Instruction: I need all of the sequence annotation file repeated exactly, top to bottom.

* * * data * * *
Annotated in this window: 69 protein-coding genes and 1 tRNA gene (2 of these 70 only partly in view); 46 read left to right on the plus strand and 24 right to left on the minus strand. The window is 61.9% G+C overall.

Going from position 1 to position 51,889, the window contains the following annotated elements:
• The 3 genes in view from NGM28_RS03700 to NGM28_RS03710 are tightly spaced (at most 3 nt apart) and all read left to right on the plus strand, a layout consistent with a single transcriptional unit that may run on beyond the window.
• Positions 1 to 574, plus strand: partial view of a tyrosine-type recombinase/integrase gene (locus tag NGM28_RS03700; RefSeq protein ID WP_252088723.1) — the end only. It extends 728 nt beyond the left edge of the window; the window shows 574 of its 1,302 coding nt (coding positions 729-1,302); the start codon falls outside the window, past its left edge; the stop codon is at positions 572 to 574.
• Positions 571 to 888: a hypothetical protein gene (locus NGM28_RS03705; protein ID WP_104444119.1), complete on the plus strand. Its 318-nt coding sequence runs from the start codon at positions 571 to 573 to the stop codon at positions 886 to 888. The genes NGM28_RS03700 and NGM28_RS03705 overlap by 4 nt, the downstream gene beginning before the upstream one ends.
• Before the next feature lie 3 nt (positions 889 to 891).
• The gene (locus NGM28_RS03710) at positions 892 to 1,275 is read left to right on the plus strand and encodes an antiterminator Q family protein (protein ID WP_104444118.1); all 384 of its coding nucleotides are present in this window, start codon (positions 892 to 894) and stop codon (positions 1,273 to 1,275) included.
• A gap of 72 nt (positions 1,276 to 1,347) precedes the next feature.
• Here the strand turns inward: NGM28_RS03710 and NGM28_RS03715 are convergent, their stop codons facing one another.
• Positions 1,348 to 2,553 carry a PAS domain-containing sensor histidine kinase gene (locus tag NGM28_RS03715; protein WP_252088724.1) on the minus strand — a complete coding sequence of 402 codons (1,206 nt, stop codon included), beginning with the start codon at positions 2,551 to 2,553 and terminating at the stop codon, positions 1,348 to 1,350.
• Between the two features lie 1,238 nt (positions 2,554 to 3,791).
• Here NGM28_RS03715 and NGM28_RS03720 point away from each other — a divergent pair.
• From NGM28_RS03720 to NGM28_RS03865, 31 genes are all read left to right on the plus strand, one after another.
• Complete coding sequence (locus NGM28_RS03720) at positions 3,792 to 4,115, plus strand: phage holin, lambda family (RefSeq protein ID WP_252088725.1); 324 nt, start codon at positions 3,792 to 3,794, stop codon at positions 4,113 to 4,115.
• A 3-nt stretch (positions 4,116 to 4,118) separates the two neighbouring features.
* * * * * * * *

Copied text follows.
Annotated in this window: 69 protein-coding genes and 1 tRNA gene (2 of these 70 only partly in view); 46 read left to right on the plus strand and 24 right to left on the minus strand. The window is 61.9% G+C overall.

Going from position 1 to position 51,889, the window contains the following annotated elements:
• The 3 genes in view from NGM28_RS03700 to NGM28_RS03710 are tightly spaced (at most 3 nt apart) and all read left to right on the plus strand, a layout consistent with a single transcriptional unit that may run on beyond the window.
• Positions 1 to 574, plus strand: partial view of a tyrosine-type recombinase/integrase gene (locus tag NGM28_RS03700; RefSeq protein ID WP_252088723.1) — the end only. It extends 728 nt beyond the left edge of the window; the window shows 574 of its 1,302 coding nt (coding positions 729-1,302); the start codon falls outside the window, past its left edge; the stop codon is at positions 572 to 574.
• Positions 571 to 888: a hypothetical protein gene (locus NGM28_RS03705; protein ID WP_104444119.1), complete on the plus strand. Its 318-nt coding sequence runs from the start codon at positions 571 to 573 to the stop codon at positions 886 to 888. The genes NGM28_RS03700 and NGM28_RS03705 overlap by 4 nt, the downstream gene beginning before the upstream one ends.
• Before the next feature lie 3 nt (positions 889 to 891).
• The gene (locus NGM28_RS03710) at positions 892 to 1,275 is read left to right on the plus strand and encodes an antiterminator Q family protein (protein ID WP_104444118.1); all 384 of its coding nucleotides are present in this window, start codon (positions 892 to 894) and stop codon (positions 1,273 to 1,275) included.
• A gap of 72 nt (positions 1,276 to 1,347) precedes the next feature.
• Here the strand turns inward: NGM28_RS03710 and NGM28_RS03715 are convergent, their stop codons facing one another.
• Positions 1,348 to 2,553 carry a PAS domain-containing sensor histidine kinase gene (locus tag NGM28_RS03715; protein WP_252088724.1) on the minus strand — a complete coding sequence of 402 codons (1,206 nt, stop codon included), beginning with the start codon at positions 2,551 to 2,553 and terminating at the stop codon, positions 1,348 to 1,350.
• Between the two features lie 1,238 nt (positions 2,554 to 3,791).
• Here NGM28_RS03715 and NGM28_RS03720 point away from each other — a divergent pair.
• From NGM28_RS03720 to NGM28_RS03865, 31 genes are all read left to right on the plus strand, one after another.
• Complete coding sequence (locus NGM28_RS03720) at positions 3,792 to 4,115, plus strand: phage holin, lambda family (RefSeq protein ID WP_252088725.1); 324 nt, start codon at positions 3,792 to 3,794, stop codon at positions 4,113 to 4,115.
• A 3-nt stretch (positions 4,116 to 4,118) separates the two neighbouring features.